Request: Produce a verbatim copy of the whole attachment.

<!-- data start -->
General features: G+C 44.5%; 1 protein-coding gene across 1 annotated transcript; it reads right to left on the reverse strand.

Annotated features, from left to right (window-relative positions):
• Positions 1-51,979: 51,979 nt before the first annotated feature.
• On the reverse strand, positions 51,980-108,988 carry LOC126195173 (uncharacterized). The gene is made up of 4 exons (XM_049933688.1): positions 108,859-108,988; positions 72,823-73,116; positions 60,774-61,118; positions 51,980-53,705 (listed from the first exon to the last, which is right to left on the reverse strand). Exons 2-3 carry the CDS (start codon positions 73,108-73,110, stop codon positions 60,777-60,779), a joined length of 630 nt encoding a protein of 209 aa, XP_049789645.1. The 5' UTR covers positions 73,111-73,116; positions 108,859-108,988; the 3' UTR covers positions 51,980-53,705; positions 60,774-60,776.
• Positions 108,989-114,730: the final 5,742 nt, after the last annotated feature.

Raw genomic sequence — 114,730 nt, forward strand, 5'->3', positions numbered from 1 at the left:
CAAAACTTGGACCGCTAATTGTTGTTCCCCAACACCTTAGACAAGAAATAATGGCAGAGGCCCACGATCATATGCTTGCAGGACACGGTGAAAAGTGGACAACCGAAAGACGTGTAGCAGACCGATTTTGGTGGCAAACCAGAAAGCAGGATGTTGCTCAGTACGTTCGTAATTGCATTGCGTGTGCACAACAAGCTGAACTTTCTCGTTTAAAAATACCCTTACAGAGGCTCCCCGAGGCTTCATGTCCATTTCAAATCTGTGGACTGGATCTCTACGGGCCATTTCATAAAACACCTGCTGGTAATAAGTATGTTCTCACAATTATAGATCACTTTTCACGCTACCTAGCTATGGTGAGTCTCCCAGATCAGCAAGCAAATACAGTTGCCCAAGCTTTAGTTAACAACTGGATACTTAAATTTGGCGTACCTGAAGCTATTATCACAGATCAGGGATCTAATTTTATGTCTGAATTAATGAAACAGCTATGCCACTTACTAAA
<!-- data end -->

General features: G+C 44.5%; 1 protein-coding gene across 1 annotated transcript; it reads right to left on the reverse strand.

Annotated features, from left to right (window-relative positions):
• Positions 1-51,979: 51,979 nt before the first annotated feature.
• On the reverse strand, positions 51,980-108,988 carry LOC126195173 (uncharacterized). The gene is made up of 4 exons (XM_049933688.1): positions 108,859-108,988; positions 72,823-73,116; positions 60,774-61,118; positions 51,980-53,705 (listed from the first exon to the last, which is right to left on the reverse strand). Exons 2-3 carry the CDS (start codon positions 73,108-73,110, stop codon positions 60,777-60,779), a joined length of 630 nt encoding a protein of 209 aa, XP_049789645.1. The 5' UTR covers positions 73,111-73,116; positions 108,859-108,988; the 3' UTR covers positions 51,980-53,705; positions 60,774-60,776.
• Positions 108,989-114,730: the final 5,742 nt, after the last annotated feature.

Raw genomic sequence — 114,730 nt, forward strand, 5'->3', positions numbered from 1 at the left:
CAAAACTTGGACCGCTAATTGTTGTTCCCCAACACCTTAGACAAGAAATAATGGCAGAGGCCCACGATCATATGCTTGCAGGACACGGTGAAAAGTGGACAACCGAAAGACGTGTAGCAGACCGATTTTGGTGGCAAACCAGAAAGCAGGATGTTGCTCAGTACGTTCGTAATTGCATTGCGTGTGCACAACAAGCTGAACTTTCTCGTTTAAAAATACCCTTACAGAGGCTCCCCGAGGCTTCATGTCCATTTCAAATCTGTGGACTGGATCTCTACGGGCCATTTCATAAAACACCTGCTGGTAATAAGTATGTTCTCACAATTATAGATCACTTTTCACGCTACCTAGCTATGGTGAGTCTCCCAGATCAGCAAGCAAATACAGTTGCCCAAGCTTTAGTTAACAACTGGATACTTAAATTTGGCGTACCTGAAGCTATTATCACAGATCAGGGATCTAATTTTATGTCTGAATTAATGAAACAGCTATGCCACTTACTAAA